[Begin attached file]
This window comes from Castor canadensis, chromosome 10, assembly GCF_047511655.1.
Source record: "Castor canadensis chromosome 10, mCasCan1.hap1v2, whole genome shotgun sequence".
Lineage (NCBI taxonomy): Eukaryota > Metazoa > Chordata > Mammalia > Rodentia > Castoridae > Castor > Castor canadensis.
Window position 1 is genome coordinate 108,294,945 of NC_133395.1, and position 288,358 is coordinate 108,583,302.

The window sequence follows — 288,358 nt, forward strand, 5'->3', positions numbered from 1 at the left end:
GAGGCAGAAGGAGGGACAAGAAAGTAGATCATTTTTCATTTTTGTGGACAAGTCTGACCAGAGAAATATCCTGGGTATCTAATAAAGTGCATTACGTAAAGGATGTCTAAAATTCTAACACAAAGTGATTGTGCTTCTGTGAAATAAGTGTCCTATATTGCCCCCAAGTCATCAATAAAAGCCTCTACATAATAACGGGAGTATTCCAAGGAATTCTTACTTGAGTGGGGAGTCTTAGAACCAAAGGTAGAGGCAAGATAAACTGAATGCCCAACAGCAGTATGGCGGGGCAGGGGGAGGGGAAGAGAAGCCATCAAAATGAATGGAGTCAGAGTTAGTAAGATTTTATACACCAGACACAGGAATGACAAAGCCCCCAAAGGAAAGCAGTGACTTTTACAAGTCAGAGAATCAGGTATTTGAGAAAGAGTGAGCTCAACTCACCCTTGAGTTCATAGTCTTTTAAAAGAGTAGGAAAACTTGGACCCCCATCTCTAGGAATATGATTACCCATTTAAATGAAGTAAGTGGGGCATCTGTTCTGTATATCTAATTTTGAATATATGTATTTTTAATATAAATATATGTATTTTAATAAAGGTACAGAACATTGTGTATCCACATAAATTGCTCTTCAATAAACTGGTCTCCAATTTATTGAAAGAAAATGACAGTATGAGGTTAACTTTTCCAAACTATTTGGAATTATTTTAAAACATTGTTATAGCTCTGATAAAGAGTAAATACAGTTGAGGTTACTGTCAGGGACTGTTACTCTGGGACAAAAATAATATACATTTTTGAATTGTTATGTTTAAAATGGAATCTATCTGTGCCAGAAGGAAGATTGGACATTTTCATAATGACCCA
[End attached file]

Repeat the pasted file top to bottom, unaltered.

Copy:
This window comes from Castor canadensis, chromosome 10, assembly GCF_047511655.1.
Source record: "Castor canadensis chromosome 10, mCasCan1.hap1v2, whole genome shotgun sequence".
Lineage (NCBI taxonomy): Eukaryota > Metazoa > Chordata > Mammalia > Rodentia > Castoridae > Castor > Castor canadensis.
Window position 1 is genome coordinate 108,294,945 of NC_133395.1, and position 288,358 is coordinate 108,583,302.

The window sequence follows — 288,358 nt, forward strand, 5'->3', positions numbered from 1 at the left end:
GAGGCAGAAGGAGGGACAAGAAAGTAGATCATTTTTCATTTTTGTGGACAAGTCTGACCAGAGAAATATCCTGGGTATCTAATAAAGTGCATTACGTAAAGGATGTCTAAAATTCTAACACAAAGTGATTGTGCTTCTGTGAAATAAGTGTCCTATATTGCCCCCAAGTCATCAATAAAAGCCTCTACATAATAACGGGAGTATTCCAAGGAATTCTTACTTGAGTGGGGAGTCTTAGAACCAAAGGTAGAGGCAAGATAAACTGAATGCCCAACAGCAGTATGGCGGGGCAGGGGGAGGGGAAGAGAAGCCATCAAAATGAATGGAGTCAGAGTTAGTAAGATTTTATACACCAGACACAGGAATGACAAAGCCCCCAAAGGAAAGCAGTGACTTTTACAAGTCAGAGAATCAGGTATTTGAGAAAGAGTGAGCTCAACTCACCCTTGAGTTCATAGTCTTTTAAAAGAGTAGGAAAACTTGGACCCCCATCTCTAGGAATATGATTACCCATTTAAATGAAGTAAGTGGGGCATCTGTTCTGTATATCTAATTTTGAATATATGTATTTTTAATATAAATATATGTATTTTAATAAAGGTACAGAACATTGTGTATCCACATAAATTGCTCTTCAATAAACTGGTCTCCAATTTATTGAAAGAAAATGACAGTATGAGGTTAACTTTTCCAAACTATTTGGAATTATTTTAAAACATTGTTATAGCTCTGATAAAGAGTAAATACAGTTGAGGTTACTGTCAGGGACTGTTACTCTGGGACAAAAATAATATACATTTTTGAATTGTTATGTTTAAAATGGAATCTATCTGTGCCAGAAGGAAGATTGGACATTTTCATAATGACCCA